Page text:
The duration of training was estimated by adding the years of medical school and the length of medical residency plus residency / fellowship in nephrology or joint residency / fellowship in medicine and nephrology.

The results revealed that nephrologists take a median of 12 years of training, but that the length of training varied considerably regardless of the route chosen. “Globally, nephrologists cover all major areas of kidney care,” observe Sozio and his colleagues.

For example, acute kidney injury, chronic kidney disease (CKD) dialysis, end-stage renal disease (ESKD), glomerulonephritis, hypertension and kidney transplant were mainly managed by nephrologists in 77-93% of countries.

Nephrologists also served as primary physicians in most areas of kidney care in almost 90% of all countries surveyed, and also prescribed dialysis in the majority of countries.

Most nephrologists, at 90%, reported practicing in CRF clinics, the same percentage working in dialysis clinics and more than three-quarters having a hand in the transplant.

“Given the growing burden of CRF fueled by the increasing prevalence of diabetes and hypertension, the disparities between the nephrology workforce observed in this study are worrying,” observe the authors.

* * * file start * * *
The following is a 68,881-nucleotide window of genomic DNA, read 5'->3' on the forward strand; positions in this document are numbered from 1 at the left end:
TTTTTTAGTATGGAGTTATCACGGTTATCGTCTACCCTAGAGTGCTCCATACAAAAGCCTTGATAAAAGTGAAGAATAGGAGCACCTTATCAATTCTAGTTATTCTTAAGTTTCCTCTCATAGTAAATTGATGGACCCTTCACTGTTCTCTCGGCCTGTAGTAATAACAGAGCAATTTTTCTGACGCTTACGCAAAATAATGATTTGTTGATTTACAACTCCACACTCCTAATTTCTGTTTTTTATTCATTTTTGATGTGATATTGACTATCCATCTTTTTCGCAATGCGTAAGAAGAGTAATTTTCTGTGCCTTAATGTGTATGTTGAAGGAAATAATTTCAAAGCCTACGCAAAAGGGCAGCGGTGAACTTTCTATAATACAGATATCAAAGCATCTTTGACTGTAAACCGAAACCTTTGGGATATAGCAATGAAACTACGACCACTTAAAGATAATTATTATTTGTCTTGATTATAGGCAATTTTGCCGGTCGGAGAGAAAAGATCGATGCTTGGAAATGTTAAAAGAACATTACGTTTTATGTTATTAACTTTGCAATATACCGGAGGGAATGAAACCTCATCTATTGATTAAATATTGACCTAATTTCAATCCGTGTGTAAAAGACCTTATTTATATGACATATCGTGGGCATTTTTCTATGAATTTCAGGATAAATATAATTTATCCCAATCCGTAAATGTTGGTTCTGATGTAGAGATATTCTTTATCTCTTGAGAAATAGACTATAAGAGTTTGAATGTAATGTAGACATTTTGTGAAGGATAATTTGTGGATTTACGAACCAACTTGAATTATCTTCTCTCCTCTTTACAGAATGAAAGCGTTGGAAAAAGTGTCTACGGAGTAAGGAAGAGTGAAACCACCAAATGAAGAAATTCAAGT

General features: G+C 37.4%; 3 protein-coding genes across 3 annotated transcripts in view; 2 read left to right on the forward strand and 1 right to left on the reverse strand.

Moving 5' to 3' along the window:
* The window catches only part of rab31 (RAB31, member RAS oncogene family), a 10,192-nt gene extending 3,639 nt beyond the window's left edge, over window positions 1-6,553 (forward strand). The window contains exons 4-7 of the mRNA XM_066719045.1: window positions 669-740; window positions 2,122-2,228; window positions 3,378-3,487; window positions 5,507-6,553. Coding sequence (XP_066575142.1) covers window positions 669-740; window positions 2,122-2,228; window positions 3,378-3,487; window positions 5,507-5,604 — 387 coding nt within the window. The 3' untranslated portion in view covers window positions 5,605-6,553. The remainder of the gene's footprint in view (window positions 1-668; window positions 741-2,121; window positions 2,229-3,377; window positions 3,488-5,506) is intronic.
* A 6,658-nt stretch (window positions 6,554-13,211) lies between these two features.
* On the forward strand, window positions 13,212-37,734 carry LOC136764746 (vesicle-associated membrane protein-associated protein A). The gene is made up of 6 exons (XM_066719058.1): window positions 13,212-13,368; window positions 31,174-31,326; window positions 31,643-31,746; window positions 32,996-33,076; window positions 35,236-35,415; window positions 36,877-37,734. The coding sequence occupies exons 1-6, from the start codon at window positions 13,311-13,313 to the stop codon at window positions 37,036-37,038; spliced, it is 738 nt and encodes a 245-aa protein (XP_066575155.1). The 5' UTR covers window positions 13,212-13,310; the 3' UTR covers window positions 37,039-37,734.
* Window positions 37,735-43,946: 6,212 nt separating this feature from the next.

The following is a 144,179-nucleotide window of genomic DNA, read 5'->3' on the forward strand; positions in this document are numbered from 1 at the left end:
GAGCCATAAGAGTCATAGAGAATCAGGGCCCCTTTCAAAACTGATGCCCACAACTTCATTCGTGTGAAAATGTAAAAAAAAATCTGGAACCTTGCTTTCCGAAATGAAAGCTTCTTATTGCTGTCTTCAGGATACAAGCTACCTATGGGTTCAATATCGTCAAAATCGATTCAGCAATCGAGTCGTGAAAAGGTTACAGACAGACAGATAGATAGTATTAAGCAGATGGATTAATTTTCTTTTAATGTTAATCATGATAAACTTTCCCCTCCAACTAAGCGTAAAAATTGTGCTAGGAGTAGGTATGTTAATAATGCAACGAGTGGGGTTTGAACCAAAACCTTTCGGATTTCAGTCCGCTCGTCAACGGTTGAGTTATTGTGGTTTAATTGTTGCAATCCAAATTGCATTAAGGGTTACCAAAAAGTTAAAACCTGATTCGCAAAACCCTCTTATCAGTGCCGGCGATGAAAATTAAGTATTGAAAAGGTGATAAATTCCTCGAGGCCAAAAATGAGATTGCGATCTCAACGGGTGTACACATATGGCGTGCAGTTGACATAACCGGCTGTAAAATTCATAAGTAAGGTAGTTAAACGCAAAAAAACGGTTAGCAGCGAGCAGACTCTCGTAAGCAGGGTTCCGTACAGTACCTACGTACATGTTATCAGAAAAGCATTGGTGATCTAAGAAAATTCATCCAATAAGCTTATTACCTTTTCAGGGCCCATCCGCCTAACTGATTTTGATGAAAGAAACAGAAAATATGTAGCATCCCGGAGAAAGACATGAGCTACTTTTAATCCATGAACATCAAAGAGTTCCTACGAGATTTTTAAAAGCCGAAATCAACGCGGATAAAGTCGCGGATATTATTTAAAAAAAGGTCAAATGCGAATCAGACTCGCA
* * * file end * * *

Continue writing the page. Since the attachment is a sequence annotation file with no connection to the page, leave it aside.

Low ratio of nephrologists to CRF population

One of the most striking disparities was the low ratio of nephrologists to the IRC population in low- and lower-middle-income countries.

“This presents real challenges for caring for patients who are the sickest in the population but who need services not only to maintain their health, but also to maintain their overall quality and quantity of life,” said Sozio.

And if there aren’t enough nephrologists to care for patients who already have kidney disease, “we also asked, ‘Who bears the burden of kidney disease’? »Noted Sozio.

This question presents opportunities for countries to adopt team-based nephrology care where team members including primary care providers, physician assistants and nurse practitioners all contribute to the care of patients with not only dementia. ‘ESK, but also early stages of kidney disease and, ideally, its prevention.

“Obviously the goal is to recruit more nephrologists, but if we are not able to recruit more nephrologists, the next goal is to try to make sure that the nephrologists who are there are trained for what they are. they have to do, ”Sozio said.

This could mean that a nephrologist in the United States has a very different type of practice than a nephrologist in a low- or lower-to-middle-income country, he acknowledged. “This may require a region-specific approach,” he noted.

“Ultimately, we need to meet with nephrologists where they are and develop policies that ensure our workforce is strong and that our training is aligned with the needs of the population they treat,” a- he reaffirmed.

Sozio did not report any relevant financial relationship. Pivert is an ASN employee.

Kidney Int. 2021; 100: 995-1000. Full Text

Follow Medscape on Facebook, Twitter, Instagram, and Youtube.


Comments are closed.